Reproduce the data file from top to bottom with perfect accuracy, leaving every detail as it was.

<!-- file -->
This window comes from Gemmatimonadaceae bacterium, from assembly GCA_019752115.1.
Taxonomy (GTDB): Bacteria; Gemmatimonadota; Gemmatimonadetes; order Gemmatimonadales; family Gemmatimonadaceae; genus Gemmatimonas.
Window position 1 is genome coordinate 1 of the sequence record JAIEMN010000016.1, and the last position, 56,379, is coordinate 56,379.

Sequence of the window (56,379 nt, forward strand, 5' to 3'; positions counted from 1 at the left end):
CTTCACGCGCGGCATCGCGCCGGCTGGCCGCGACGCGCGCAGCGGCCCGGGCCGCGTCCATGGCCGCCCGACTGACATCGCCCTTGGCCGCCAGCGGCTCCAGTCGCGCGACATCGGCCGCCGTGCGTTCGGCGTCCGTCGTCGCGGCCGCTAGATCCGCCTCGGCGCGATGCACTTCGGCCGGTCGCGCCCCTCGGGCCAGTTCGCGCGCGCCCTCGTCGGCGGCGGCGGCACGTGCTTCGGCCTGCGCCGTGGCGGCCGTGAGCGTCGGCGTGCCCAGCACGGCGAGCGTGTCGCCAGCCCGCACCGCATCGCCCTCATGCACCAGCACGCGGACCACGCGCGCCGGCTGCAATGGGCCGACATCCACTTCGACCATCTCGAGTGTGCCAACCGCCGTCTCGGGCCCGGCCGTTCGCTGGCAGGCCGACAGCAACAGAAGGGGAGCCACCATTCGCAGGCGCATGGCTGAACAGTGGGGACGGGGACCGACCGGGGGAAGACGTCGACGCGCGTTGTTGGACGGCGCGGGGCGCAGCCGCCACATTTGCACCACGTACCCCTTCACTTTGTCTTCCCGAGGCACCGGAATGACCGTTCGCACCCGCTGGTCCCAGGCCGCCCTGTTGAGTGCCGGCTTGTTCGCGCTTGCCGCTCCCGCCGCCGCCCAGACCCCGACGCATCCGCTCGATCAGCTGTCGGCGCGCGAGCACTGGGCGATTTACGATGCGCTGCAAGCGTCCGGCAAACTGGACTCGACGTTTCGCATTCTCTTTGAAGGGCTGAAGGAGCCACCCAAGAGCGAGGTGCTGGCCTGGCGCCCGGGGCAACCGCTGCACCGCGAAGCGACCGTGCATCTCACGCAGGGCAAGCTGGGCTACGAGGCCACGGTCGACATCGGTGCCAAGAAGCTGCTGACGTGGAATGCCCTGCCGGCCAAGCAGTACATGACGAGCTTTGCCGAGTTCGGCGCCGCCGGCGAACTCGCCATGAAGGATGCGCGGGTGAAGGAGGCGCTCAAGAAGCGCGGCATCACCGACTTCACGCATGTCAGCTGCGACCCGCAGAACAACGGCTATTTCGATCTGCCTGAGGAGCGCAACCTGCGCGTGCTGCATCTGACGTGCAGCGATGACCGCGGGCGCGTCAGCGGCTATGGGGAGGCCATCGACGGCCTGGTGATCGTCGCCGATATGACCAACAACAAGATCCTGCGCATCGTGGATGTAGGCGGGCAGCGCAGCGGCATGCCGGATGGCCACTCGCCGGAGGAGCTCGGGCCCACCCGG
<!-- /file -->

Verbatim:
This window comes from Gemmatimonadaceae bacterium, from assembly GCA_019752115.1.
Taxonomy (GTDB): Bacteria; Gemmatimonadota; Gemmatimonadetes; order Gemmatimonadales; family Gemmatimonadaceae; genus Gemmatimonas.
Window position 1 is genome coordinate 1 of the sequence record JAIEMN010000016.1, and the last position, 56,379, is coordinate 56,379.

Sequence of the window (56,379 nt, forward strand, 5' to 3'; positions counted from 1 at the left end):
CTTCACGCGCGGCATCGCGCCGGCTGGCCGCGACGCGCGCAGCGGCCCGGGCCGCGTCCATGGCCGCCCGACTGACATCGCCCTTGGCCGCCAGCGGCTCCAGTCGCGCGACATCGGCCGCCGTGCGTTCGGCGTCCGTCGTCGCGGCCGCTAGATCCGCCTCGGCGCGATGCACTTCGGCCGGTCGCGCCCCTCGGGCCAGTTCGCGCGCGCCCTCGTCGGCGGCGGCGGCACGTGCTTCGGCCTGCGCCGTGGCGGCCGTGAGCGTCGGCGTGCCCAGCACGGCGAGCGTGTCGCCAGCCCGCACCGCATCGCCCTCATGCACCAGCACGCGGACCACGCGCGCCGGCTGCAATGGGCCGACATCCACTTCGACCATCTCGAGTGTGCCAACCGCCGTCTCGGGCCCGGCCGTTCGCTGGCAGGCCGACAGCAACAGAAGGGGAGCCACCATTCGCAGGCGCATGGCTGAACAGTGGGGACGGGGACCGACCGGGGGAAGACGTCGACGCGCGTTGTTGGACGGCGCGGGGCGCAGCCGCCACATTTGCACCACGTACCCCTTCACTTTGTCTTCCCGAGGCACCGGAATGACCGTTCGCACCCGCTGGTCCCAGGCCGCCCTGTTGAGTGCCGGCTTGTTCGCGCTTGCCGCTCCCGCCGCCGCCCAGACCCCGACGCATCCGCTCGATCAGCTGTCGGCGCGCGAGCACTGGGCGATTTACGATGCGCTGCAAGCGTCCGGCAAACTGGACTCGACGTTTCGCATTCTCTTTGAAGGGCTGAAGGAGCCACCCAAGAGCGAGGTGCTGGCCTGGCGCCCGGGGCAACCGCTGCACCGCGAAGCGACCGTGCATCTCACGCAGGGCAAGCTGGGCTACGAGGCCACGGTCGACATCGGTGCCAAGAAGCTGCTGACGTGGAATGCCCTGCCGGCCAAGCAGTACATGACGAGCTTTGCCGAGTTCGGCGCCGCCGGCGAACTCGCCATGAAGGATGCGCGGGTGAAGGAGGCGCTCAAGAAGCGCGGCATCACCGACTTCACGCATGTCAGCTGCGACCCGCAGAACAACGGCTATTTCGATCTGCCTGAGGAGCGCAACCTGCGCGTGCTGCATCTGACGTGCAGCGATGACCGCGGGCGCGTCAGCGGCTATGGGGAGGCCATCGACGGCCTGGTGATCGTCGCCGATATGACCAACAACAAGATCCTGCGCATCGTGGATGTAGGCGGGCAGCGCAGCGGCATGCCGGATGGCCACTCGCCGGAGGAGCTCGGGCCCACCCGG